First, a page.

Tjan Zaotschnaja grew up on Kamchatka, a Russian peninsula, in an indigenous hunter family. As a member of the Itelmens people she campaigned for human rights in the former Soviet Union until 1980, when she was expelled from the country and came to Germany. Since then, the now 70-year-old has acted as an intermediary between indigenous people in Russia and human rights activists in German-speaking countries.
Tjan Zaotschnaja, for over 40 years you have been observing the situation of indigenous people in Russia. How have their circumstances developed?
There is one development that made me particularly happy: for about ten years now, I have seen a growing effort, especially among the smaller communities, to preserve their language. The older generation is handing over their knowledge and traditional way of life to the younger ones, whilst also working together with scientists. This provides indigenous people with strength and courage, which allows them to chart a new course and further develop in the future.
Strength and courage: indeed, these are two resources that indigenous people in Russia urgently need.
Yes, many are afraid to fight publicly. Only very few are ready to enter the political arena to stand up for their rights. For years, indigenous communities relied on RAIPON, the umbrella organisation for Siberian indigenous people. However, this was disbanded by the pro-government party, triggering a great deal of insecurity among the communities in the process. Indigenous communities are experiencing increasing restrictions and violations of their rights. And when they have found themselves in difficulty, they don’t know who to turn to.
What is special about indigenous communities in Russia?
Compared to other peoples, Russia’s indigenous communities are small in number and widely dispersed. Therefore, communication is very difficult. This makes fighting for their rights extremely challenging.
How can they best be supported?
The far North is home to large quantities of resources and minerals, including oil, natural gas, hard coal, nickel and other rare raw materials. The government strongly promotes the extraction of resources without providing any form of protection for the rights of indigenous peoples. There are also foreign companies investing in the Russian companies extracting raw materials. It is important that we put pressure on these companies by providing information on the situation facing indigenous people in Russia. This is my mission, as I see it.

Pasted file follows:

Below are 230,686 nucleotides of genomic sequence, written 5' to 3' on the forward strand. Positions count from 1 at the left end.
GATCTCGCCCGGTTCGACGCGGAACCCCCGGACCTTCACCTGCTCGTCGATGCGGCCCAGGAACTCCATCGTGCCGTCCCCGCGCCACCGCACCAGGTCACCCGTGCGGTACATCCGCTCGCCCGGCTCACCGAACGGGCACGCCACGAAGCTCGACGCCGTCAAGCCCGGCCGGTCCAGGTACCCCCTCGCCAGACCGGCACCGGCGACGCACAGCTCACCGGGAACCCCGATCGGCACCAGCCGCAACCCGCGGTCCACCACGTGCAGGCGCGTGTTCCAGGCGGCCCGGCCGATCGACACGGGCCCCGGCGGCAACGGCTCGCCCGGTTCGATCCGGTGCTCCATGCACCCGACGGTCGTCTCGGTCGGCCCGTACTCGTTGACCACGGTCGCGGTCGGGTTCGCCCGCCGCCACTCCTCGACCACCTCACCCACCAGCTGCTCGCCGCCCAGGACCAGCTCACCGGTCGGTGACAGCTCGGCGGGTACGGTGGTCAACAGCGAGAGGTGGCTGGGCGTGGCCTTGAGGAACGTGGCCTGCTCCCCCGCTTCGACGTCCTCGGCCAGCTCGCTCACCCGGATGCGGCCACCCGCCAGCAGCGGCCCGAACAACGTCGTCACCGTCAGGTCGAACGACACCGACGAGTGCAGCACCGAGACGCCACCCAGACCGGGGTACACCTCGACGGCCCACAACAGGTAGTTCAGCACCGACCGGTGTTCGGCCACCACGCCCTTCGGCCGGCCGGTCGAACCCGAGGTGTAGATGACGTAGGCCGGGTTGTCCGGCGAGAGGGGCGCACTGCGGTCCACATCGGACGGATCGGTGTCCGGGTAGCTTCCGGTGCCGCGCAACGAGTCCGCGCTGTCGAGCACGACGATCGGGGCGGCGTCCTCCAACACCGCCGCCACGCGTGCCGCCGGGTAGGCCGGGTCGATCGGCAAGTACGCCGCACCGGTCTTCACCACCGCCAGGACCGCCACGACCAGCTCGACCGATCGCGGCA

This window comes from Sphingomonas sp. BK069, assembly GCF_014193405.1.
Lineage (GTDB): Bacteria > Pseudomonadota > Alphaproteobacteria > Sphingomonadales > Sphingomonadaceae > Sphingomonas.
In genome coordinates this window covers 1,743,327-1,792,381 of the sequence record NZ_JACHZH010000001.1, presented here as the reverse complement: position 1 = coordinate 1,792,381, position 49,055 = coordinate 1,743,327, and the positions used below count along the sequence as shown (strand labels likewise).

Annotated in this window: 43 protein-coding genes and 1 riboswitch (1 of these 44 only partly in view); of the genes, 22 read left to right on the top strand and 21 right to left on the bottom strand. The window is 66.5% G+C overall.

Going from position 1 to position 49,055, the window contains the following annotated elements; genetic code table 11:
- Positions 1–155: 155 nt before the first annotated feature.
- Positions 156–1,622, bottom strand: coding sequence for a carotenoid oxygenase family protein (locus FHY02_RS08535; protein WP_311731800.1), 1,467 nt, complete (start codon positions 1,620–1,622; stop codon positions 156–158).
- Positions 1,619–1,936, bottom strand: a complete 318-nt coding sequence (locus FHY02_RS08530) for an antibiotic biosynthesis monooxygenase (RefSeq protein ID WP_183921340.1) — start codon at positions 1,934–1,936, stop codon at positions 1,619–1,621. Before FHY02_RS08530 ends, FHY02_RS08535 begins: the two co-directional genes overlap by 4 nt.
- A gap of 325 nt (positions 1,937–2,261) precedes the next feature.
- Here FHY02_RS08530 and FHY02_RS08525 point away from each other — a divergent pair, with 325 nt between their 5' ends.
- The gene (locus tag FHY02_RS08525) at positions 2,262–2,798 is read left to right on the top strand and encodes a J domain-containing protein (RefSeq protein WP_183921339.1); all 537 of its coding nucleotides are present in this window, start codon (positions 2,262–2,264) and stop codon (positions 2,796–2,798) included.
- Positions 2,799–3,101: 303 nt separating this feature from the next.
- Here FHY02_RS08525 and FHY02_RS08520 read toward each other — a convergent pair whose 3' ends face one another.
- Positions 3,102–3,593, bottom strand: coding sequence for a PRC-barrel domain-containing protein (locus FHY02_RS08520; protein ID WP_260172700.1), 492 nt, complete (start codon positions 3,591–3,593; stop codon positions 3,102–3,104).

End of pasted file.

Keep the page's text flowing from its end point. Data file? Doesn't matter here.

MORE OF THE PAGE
How does your engagement translate into practice?
I see myself as an intermediary between Russia’s indigenous peoples and activists in German-speaking countries. In addition to providing information on human rights violations, I also make sure that the cultures of indigenous people are better known. When I came to Germany in 1980, people tended to think that there were only Russians and Kazakhs. This gave me an incentive to try and make people more aware of the diversity of Russian peoples, as well as telling them more about the very small communities. Without the variety of all the different minorities, even the smallest ethnic groups, our earth is nothing: we need all of them.
Is your commitment likely to put you in danger?
Not me personally, because I am not a whistleblower, I try to build bridges. However, when I last travelled to Kamchatka in 2014, I was horrified to see that some people I had worked with on some projects were acting as if they didn’t know me. Shortly before I left, two people came to tell me that they would be questioned by the secret service about our conversations as soon as I left. I know from my time as a dissident in the Soviet Union that for people in Russia it can be dangerous to talk about certain things.
What gives you hope?
I think there is hope when we stick together. We have the possibility of showing solidarity with the indigenous communities, making them feel that they are not alone in their fight. An example: in Germany, there are citizens resisting forced resettlement due to coal mining under the motto: “All villages remain!”. Exactly at the same time, there are indigenous people in southern Siberia campaigning for their land under the same motto. Indeed, hunting, fishing and gathering are vital to many communities.